Academic department under which the project should be listed

CACM - Architecture

Faculty Sponsor Name

Kathryn Bedette

NA

Abstract (300 words maximum)

Thomasville heights is a displacement neighborhood for people pushed out by Atlanta’s Urban Renewal projects. Thomasville Heights remains a casualty of a system of economic segregation. Under this system of segregation these neighborhoods are left in detrimental states. It is in places like Thomasville Heights where the phrase “place matters” becomes a call to action. A town of 6000 residents and only one elementary school, Thomasville heights is bordered by multiple freight yards, a cemetery, landfills, and Atlanta’s US penitentiary, just a 5-minute walk from that one elementary school. There remains a vast difference between that of low-income urban, and suburban school facilities that has drawn little attention.

My thesis examines the role of an elementary school in a low-income community. While it is accepted practice to use school facilities for community functions; community and educational design, remain in separate fields. By creating an interdisciplinary approach to community and school design; new strategies can be implemented to use combined educational grant and community development funding. By turning elements of the school inside out and extending the reach of the school into the community, this thesis will create a new strategy for designing educational neighborhoods in low income urban communities.

This calls for planners, administrators, and architects to take an aggressive position on integrating design practices between schools and communities, especially in low-income areas, where financial and familial resources can be low, or otherwise not available. By fostering a relationship at many levels of a school’s environment, this project creates a framework for the design of a didactic neighborhood, developing tactics of designing with nature, spatial sequencing, materiality, and playfulness. Architecture can facilitate a learning experience that also happens outside of the school walls, resulting in an approach which promotes education and well-being for the students and the community.

Project Type

Oral Presentation (15-min time slots)

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From Displaced to Our Place: Using an Educational Narrative to Build Community in a Displaced Community

Thomasville heights is a displacement neighborhood for people pushed out by Atlanta’s Urban Renewal projects. Thomasville Heights remains a casualty of a system of economic segregation. Under this system of segregation these neighborhoods are left in detrimental states. It is in places like Thomasville Heights where the phrase “place matters” becomes a call to action. A town of 6000 residents and only one elementary school, Thomasville heights is bordered by multiple freight yards, a cemetery, landfills, and Atlanta’s US penitentiary, just a 5-minute walk from that one elementary school. There remains a vast difference between that of low-income urban, and suburban school facilities that has drawn little attention.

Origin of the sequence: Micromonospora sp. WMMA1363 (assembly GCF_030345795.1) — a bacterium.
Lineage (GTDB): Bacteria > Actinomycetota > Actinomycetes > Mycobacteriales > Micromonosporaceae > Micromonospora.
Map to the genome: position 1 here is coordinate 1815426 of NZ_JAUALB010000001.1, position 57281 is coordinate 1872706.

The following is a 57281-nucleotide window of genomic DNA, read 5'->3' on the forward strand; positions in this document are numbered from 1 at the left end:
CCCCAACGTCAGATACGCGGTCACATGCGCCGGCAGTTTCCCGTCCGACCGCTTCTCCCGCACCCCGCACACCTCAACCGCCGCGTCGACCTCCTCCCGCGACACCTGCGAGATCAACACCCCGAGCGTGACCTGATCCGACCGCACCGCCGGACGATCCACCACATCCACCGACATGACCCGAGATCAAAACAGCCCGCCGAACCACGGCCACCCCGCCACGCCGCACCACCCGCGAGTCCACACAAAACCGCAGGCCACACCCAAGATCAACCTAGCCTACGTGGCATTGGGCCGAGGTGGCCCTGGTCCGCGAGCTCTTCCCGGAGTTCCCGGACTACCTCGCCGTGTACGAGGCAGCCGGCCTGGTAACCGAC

My thesis examines the role of an elementary school in a low-income community. While it is accepted practice to use school facilities for community functions; community and educational design, remain in separate fields. By creating an interdisciplinary approach to community and school design; new strategies can be implemented to use combined educational grant and community development funding. By turning elements of the school inside out and extending the reach of the school into the community, this thesis will create a new strategy for designing educational neighborhoods in low income urban communities.

This calls for planners, administrators, and architects to take an aggressive position on integrating design practices between schools and communities, especially in low-income areas, where financial and familial resources can be low, or otherwise not available. By fostering a relationship at many levels of a school’s environment, this project creates a framework for the design of a didactic neighborhood, developing tactics of designing with nature, spatial sequencing, materiality, and playfulness. Architecture can facilitate a learning experience that also happens outside of the school walls, resulting in an approach which promotes education and well-being for the students and the community.